I believe the police approached me and knowingly targetted me at close range. I witnessed the police shoot another individual in the face with a plastic bullet. He was next to me and his chin was bleeding.

 

Umur Can Erşahin, interviewed in Istanbul on June 25
On June 1, a teargas canister fired from close range hit Umur Can Erşahin, 27, on the left side of his head.

When Erşahin, who works as a hip-hop instructor, went to Taksim square that evening, he said, no police were there and people were celebrating and singing. When he heard that police and protesters were clashing in Beşiktaş, he went there to see what was happening. He became stuck between the police and protesters as the police attacked:

There were perhaps 150 to 200 policemen there and several water cannon trucks. They came rushing toward us, pointing their teargas launchers straight at us. Suddenly, when the police were maximum 20 meters away, there was teargas all around me. They fired perhaps 30 teargas canisters in a few seconds. I turned to run away. But after just a few steps a teargas canister hit me in the head.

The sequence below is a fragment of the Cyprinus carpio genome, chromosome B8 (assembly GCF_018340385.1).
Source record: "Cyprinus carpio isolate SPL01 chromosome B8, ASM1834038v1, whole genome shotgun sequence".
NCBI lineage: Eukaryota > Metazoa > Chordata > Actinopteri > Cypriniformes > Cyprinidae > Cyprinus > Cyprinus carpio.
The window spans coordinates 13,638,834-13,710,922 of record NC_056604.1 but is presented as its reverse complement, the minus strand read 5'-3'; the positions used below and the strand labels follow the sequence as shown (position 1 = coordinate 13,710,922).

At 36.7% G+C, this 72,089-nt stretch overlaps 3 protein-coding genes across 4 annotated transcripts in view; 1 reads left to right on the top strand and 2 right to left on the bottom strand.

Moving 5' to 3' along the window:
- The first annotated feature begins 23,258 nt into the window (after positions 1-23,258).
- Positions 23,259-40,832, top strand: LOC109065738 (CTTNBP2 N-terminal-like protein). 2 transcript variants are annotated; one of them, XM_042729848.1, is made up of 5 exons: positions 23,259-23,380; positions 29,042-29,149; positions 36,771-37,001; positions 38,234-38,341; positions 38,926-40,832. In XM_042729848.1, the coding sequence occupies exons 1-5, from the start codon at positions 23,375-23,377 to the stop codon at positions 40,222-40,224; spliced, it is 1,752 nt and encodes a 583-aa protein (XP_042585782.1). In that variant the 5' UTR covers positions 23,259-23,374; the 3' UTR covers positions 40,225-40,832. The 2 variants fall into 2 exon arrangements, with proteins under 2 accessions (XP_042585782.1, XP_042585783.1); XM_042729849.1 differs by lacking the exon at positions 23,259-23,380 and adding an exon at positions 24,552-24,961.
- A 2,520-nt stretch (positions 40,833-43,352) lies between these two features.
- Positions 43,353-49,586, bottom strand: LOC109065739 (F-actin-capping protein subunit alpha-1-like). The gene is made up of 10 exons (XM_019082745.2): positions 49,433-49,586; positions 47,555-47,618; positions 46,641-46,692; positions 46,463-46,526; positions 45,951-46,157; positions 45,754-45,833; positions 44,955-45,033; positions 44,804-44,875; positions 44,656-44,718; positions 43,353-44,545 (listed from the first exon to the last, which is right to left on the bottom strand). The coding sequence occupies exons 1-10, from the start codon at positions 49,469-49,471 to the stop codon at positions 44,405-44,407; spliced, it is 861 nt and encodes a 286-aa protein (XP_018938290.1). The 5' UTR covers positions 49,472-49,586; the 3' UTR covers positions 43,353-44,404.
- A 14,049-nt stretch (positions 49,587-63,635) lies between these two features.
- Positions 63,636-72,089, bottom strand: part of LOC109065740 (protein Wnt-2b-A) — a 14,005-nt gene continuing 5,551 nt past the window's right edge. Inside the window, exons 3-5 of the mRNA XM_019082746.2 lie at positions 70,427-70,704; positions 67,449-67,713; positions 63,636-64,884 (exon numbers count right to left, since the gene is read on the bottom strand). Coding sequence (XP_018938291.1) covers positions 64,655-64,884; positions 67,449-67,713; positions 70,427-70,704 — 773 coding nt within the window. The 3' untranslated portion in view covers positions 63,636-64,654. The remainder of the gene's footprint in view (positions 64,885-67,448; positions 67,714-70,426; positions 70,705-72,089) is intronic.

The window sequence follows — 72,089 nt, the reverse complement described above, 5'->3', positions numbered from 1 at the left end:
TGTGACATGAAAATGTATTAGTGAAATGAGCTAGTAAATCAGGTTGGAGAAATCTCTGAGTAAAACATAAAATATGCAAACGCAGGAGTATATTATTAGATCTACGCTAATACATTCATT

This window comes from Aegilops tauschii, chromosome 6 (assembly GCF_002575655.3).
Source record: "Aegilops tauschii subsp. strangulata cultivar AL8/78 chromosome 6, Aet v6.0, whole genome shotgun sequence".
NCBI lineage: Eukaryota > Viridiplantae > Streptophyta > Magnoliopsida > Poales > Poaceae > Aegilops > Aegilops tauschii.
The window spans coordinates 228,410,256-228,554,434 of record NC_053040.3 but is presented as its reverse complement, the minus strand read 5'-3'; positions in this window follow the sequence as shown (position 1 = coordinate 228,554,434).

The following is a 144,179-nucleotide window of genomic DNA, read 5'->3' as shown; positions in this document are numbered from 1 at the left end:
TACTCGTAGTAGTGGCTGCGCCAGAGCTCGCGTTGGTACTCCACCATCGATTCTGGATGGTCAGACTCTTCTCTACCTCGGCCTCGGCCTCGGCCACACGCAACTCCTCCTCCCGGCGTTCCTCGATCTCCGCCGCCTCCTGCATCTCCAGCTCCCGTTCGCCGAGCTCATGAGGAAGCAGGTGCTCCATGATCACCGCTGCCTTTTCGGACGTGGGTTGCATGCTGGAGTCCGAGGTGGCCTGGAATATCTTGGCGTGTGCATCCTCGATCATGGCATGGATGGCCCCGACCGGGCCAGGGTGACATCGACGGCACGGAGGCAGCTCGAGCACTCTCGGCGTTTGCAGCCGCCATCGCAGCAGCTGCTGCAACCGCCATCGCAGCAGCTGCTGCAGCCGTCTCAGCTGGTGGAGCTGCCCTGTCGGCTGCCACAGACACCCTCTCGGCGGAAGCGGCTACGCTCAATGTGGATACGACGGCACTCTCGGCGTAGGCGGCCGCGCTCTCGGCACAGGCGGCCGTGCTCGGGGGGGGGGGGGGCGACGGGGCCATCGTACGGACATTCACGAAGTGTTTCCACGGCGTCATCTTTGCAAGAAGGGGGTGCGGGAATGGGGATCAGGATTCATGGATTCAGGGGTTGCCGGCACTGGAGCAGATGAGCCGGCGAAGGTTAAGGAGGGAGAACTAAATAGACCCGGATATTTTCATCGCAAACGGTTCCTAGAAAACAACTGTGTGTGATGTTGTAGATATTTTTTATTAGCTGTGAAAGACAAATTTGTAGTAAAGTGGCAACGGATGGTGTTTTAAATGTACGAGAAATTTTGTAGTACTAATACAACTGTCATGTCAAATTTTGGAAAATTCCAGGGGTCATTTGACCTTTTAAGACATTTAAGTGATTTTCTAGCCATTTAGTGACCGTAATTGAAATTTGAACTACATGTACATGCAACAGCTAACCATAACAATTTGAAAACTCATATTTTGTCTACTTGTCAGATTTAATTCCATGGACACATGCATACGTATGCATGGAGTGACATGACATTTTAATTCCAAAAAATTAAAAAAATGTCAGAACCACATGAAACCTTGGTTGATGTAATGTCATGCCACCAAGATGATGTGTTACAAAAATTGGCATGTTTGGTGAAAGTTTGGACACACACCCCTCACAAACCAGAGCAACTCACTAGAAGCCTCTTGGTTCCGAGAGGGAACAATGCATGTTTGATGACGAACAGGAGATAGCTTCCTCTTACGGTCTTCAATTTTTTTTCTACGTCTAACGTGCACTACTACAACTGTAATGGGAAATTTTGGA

I fell to the ground. After the initial pain I couldn’t feel much, but I couldn’t hear or move my body. I kept thinking that I should not lose consciousness.

Two friends eventually dragged him to a small street, where they managed to get into a hotel through a back door. There, a medical student cleaned his injury and stopped the bleeding. Erşahin said he struggled to stay conscious.

An ambulance eventually took him to a hospital, where doctors told him that he had a fractured skull and minor intracranial bleeding. He was in the hospital for five days. He said that he still feels dizzy and that the doctors have told him that it will take another three or four months for him to recover fully.

 

Okan Göçer, 23, interviewed in Istanbul on June 28
On June 1, a teargas canister struck Okan Göçer, 23, in the head, causing a 7-8 centimeter fracture to the left side of the skull.